Those gauges are way out of whack - .042 and .030 are OK but you want anything between .020w and .024w on the top. You can go plain gauge, but I find them rather stiff and dead sounding compared to a wound of the same gauge. We produce various sets, all aimed at proper playability - getting the string gauges right can make a huge difference to the feel of a guitar.
so you used the #5, #4, and #1 strings from a pack...with the #1 drop tuned a Major 6th to get the higher G note, yes it will feel floppy.
1) try the #3 string instead for the octave G
2) or the #2 string since its only a major 2nd drop tuning for that octave G
3) or tune the #1 up another octave so its uptuned a minor 2nd for a 1-5-16 (8-octave) tuning. don't worry, a light tension string can be tuned up a 4th and becomes a medium tension string.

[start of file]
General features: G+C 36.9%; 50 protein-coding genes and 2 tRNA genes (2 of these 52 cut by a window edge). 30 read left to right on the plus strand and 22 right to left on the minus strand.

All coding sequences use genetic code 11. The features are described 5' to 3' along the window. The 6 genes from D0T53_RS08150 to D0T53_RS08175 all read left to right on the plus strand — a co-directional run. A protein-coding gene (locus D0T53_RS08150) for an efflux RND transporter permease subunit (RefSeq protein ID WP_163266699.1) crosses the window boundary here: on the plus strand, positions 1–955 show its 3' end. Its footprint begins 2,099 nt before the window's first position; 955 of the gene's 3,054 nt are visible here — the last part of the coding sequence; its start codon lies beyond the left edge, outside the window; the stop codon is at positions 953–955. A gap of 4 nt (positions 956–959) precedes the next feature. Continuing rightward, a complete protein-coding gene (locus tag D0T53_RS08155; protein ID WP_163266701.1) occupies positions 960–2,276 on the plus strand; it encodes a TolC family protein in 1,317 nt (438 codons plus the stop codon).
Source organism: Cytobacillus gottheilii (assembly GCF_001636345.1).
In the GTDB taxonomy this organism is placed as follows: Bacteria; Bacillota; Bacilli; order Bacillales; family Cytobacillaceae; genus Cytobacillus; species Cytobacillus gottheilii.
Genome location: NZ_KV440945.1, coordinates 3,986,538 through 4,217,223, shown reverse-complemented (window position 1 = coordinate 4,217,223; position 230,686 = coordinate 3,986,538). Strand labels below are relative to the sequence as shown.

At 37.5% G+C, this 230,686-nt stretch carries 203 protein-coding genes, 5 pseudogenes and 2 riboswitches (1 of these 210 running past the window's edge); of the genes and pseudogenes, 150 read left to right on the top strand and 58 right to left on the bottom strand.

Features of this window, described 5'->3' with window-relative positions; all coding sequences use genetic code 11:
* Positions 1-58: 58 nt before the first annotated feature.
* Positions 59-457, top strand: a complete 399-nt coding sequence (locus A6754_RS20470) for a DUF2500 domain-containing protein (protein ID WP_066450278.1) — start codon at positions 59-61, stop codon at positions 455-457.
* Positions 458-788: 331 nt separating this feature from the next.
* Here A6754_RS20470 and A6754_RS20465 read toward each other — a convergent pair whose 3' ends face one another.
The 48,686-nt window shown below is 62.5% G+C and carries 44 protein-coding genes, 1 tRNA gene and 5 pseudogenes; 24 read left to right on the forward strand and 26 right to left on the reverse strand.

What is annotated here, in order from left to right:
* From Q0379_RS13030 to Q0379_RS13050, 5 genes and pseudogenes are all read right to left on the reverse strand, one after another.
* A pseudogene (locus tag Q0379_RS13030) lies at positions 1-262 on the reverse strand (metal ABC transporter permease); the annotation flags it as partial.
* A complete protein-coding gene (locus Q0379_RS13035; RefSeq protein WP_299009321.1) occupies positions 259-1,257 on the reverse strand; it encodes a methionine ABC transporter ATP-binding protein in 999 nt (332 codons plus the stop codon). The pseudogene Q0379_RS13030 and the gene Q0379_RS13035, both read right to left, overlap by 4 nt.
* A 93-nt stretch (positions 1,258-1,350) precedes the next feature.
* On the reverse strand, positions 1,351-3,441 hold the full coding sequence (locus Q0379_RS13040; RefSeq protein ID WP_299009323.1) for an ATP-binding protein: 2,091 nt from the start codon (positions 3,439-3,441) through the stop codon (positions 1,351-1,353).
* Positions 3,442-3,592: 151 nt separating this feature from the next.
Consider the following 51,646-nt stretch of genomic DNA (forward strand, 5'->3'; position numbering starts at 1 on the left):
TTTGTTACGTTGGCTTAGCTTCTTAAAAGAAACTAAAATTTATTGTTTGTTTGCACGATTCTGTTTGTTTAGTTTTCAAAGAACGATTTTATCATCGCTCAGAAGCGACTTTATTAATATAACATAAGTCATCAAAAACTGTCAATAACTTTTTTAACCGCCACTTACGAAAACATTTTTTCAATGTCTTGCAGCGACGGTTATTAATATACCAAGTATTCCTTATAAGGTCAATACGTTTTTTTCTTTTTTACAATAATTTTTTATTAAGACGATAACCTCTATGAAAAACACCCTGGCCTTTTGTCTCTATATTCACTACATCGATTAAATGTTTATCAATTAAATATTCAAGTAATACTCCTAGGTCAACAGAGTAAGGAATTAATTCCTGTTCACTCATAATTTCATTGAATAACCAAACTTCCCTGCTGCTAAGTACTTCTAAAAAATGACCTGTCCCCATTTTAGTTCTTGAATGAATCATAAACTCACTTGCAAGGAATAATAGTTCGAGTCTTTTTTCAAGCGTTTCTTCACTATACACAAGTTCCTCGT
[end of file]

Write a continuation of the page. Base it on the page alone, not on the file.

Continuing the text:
I rarely look at if the pack says light or medium because the string gauges vary quite a bit from one brand to another and from electric to acoustic. I always look at the actual gauge of the strings. The ones mentioned by CB John are perfect for GDg tuning but I often use lighter ones for a different sound and feel. The lightest gauge I've gotten away with for the high g string is a .017 plain. It has plenty of tension and bends well if bends are in your playing style. The low G is .036ish and the middle D is around .026 when I want a lighter set. This closely corresponds to an electric "regular" set's 5th, 4th and 3rd strings if that helps.
Please Forgive the soapbox moment that follows:
to clarify that light/medium/heavy is the TENSION that the package is put together for intended use.
A light tension #6 E string is about the same gauge as a medium tension #5 A string just tuned up a 4th higher. My go-to reference is the D-Addario string tension guide, showing every gauge and its tension across a full octave of notes you can tune it to.